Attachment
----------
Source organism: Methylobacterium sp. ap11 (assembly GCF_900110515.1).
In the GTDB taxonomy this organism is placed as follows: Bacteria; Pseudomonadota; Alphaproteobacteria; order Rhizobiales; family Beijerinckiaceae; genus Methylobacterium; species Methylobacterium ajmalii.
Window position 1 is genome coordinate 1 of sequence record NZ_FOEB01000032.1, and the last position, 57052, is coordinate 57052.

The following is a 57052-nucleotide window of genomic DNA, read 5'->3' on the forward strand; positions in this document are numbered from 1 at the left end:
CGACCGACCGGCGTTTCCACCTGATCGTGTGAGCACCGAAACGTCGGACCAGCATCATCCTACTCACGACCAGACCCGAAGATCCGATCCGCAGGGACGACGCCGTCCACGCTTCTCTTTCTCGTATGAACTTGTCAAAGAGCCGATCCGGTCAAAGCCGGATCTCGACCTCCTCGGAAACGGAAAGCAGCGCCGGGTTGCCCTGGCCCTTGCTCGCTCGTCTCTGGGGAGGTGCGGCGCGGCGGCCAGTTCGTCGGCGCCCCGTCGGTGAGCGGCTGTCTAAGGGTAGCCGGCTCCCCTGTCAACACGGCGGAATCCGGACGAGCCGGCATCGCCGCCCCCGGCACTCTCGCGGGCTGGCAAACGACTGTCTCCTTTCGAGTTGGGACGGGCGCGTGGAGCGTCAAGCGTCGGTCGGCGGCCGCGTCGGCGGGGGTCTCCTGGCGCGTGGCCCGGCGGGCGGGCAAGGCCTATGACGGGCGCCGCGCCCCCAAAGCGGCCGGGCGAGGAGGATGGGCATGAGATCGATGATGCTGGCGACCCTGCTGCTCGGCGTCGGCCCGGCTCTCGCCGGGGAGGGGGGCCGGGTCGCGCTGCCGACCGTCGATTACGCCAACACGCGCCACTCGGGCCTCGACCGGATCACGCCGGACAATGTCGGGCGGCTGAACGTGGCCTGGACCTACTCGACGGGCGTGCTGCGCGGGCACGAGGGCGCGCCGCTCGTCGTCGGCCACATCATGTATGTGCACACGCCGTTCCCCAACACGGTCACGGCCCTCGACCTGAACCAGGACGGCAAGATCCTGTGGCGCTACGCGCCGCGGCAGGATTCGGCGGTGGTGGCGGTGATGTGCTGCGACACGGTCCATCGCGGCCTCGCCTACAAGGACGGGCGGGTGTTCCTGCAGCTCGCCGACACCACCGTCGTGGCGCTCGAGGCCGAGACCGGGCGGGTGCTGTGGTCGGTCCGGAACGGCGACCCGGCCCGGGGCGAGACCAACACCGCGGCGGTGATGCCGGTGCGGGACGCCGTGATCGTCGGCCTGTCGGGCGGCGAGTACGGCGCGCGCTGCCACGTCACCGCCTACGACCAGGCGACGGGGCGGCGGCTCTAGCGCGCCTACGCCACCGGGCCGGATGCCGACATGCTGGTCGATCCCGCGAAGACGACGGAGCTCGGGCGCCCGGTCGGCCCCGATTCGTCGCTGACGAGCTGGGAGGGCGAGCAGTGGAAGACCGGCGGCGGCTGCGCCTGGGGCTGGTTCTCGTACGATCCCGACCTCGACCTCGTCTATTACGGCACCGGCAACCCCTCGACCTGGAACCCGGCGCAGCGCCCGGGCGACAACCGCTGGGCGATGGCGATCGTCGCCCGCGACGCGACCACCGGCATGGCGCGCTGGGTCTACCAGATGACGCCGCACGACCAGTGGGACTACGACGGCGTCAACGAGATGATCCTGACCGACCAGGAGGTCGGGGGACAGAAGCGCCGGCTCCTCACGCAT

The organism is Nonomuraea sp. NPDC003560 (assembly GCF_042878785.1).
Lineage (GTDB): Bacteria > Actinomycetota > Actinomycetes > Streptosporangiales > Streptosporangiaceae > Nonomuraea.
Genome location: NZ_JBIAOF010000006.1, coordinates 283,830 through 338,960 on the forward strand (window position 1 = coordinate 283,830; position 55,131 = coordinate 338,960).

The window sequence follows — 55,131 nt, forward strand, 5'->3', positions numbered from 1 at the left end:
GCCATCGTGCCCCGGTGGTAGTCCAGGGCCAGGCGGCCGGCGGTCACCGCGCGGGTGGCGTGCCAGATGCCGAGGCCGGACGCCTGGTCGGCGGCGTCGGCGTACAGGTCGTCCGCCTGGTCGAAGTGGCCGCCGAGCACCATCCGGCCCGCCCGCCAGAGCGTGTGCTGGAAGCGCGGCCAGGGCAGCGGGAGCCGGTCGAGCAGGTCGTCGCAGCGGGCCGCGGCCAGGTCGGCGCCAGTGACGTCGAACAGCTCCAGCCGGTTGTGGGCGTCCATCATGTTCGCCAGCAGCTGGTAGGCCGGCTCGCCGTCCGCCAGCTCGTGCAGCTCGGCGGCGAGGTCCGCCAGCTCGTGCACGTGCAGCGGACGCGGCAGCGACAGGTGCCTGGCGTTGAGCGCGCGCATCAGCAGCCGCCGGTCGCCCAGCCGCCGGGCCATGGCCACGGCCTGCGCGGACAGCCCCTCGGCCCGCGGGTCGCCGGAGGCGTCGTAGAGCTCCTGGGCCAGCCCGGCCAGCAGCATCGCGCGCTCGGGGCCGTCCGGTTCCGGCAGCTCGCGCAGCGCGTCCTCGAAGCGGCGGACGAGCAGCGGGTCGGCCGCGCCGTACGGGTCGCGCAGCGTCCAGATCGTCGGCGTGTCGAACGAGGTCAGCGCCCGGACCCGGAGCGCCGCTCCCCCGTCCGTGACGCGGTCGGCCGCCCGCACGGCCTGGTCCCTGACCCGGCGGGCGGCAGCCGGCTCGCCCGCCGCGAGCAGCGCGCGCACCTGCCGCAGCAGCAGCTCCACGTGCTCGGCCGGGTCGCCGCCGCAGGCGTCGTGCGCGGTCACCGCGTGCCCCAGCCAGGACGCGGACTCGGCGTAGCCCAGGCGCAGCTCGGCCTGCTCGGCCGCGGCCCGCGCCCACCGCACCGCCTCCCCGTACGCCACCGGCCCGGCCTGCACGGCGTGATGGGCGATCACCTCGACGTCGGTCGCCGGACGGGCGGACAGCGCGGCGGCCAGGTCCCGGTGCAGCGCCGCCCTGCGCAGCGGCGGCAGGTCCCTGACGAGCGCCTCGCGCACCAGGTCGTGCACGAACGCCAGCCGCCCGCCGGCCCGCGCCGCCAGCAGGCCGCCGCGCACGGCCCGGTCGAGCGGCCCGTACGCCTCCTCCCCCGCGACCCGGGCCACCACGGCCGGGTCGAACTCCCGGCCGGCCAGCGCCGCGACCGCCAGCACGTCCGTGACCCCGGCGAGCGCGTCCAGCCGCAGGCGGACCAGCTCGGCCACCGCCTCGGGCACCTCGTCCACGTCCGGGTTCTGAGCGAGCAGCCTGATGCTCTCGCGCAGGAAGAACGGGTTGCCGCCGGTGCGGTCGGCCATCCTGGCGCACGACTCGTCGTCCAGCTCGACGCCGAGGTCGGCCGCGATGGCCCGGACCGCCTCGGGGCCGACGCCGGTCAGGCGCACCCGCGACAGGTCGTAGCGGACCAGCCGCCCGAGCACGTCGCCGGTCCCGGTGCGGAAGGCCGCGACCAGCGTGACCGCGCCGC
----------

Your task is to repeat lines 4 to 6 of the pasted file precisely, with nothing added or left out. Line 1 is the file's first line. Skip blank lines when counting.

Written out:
The following is a 57052-nucleotide window of genomic DNA, read 5'->3' on the forward strand; positions in this document are numbered from 1 at the left end:
CGACCGACCGGCGTTTCCACCTGATCGTGTGAGCACCGAAACGTCGGACCAGCATCATCCTACTCACGACCAGACCCGAAGATCCGATCCGCAGGGACGACGCCGTCCACGCTTCTCTTTCTCGTATGAACTTGTCAAAGAGCCGATCCGGTCAAAGCCGGATCTCGACCTCCTCGGAAACGGAAAGCAGCGCCGGGTTGCCCTGGCCCTTGCTCGCTCGTCTCTGGGGAGGTGCGGCGCGGCGGCCAGTTCGTCGGCGCCCCGTCGGTGAGCGGCTGTCTAAGGGTAGCCGGCTCCCCTGTCAACACGGCGGAATCCGGACGAGCCGGCATCGCCGCCCCCGGCACTCTCGCGGGCTGGCAAACGACTGTCTCCTTTCGAGTTGGGACGGGCGCGTGGAGCGTCAAGCGTCGGTCGGCGGCCGCGTCGGCGGGGGTCTCCTGGCGCGTGGCCCGGCGGGCGGGCAAGGCCTATGACGGGCGCCGCGCCCCCAAAGCGGCCGGGCGAGGAGGATGGGCATGAGATCGATGATGCTGGCGACCCTGCTGCTCGGCGTCGGCCCGGCTCTCGCCGGGGAGGGGGGCCGGGTCGCGCTGCCGACCGTCGATTACGCCAACACGCGCCACTCGGGCCTCGACCGGATCACGCCGGACAATGTCGGGCGGCTGAACGTGGCCTGGACCTACTCGACGGGCGTGCTGCGCGGGCACGAGGGCGCGCCGCTCGTCGTCGGCCACATCATGTATGTGCACACGCCGTTCCCCAACACGGTCACGGCCCTCGACCTGAACCAGGACGGCAAGATCCTGTGGCGCTACGCGCCGCGGCAGGATTCGGCGGTGGTGGCGGTGATGTGCTGCGACACGGTCCATCGCGGCCTCGCCTACAAGGACGGGCGGGTGTTCCTGCAGCTCGCCGACACCACCGTCGTGGCGCTCGAGGCCGAGACCGGGCGGGTGCTGTGGTCGGTCCGGAACGGCGACCCGGCCCGGGGCGAGACCAACACCGCGGCGGTGATGCCGGTGCGGGACGCCGTGATCGTCGGCCTGTCGGGCGGCGAGTACGGCGCGCGCTGCCACGTCACCGCCTACGACCAGGCGACGGGGCGGCGGCTCTAGCGCGCCTACGCCACCGGGCCGGATGCCGACATGCTGGTCGATCCCGCGAAGACGACGGAGCTCGGGCGCCCGGTCGGCCCCGATTCGTCGCTGACGAGCTGGGAGGGCGAGCAGTGGAAGACCGGCGGCGGCTGCGCCTGGGGCTGGTTCTCGTACGATCCCGACCTCGACCTCGTCTATTACGGCACCGGCAACCCCTCGACCTGGAACCCGGCGCAGCGCCCGGGCGACAACCGCTGGGCGATGGCGATCGTCGCCCGCGACGCGACCACCGGCATGGCGCGCTGGGTCTACCAGATGACGCCGCACGACCAGTGGGACTACGACGGCGTCAACGAGATGATCCTGACCGACCAGGAGGTCGGGGGACAGAAGCGCCGGCTCCTCACGCAT

The organism is Nonomuraea sp. NPDC003560 (assembly GCF_042878785.1).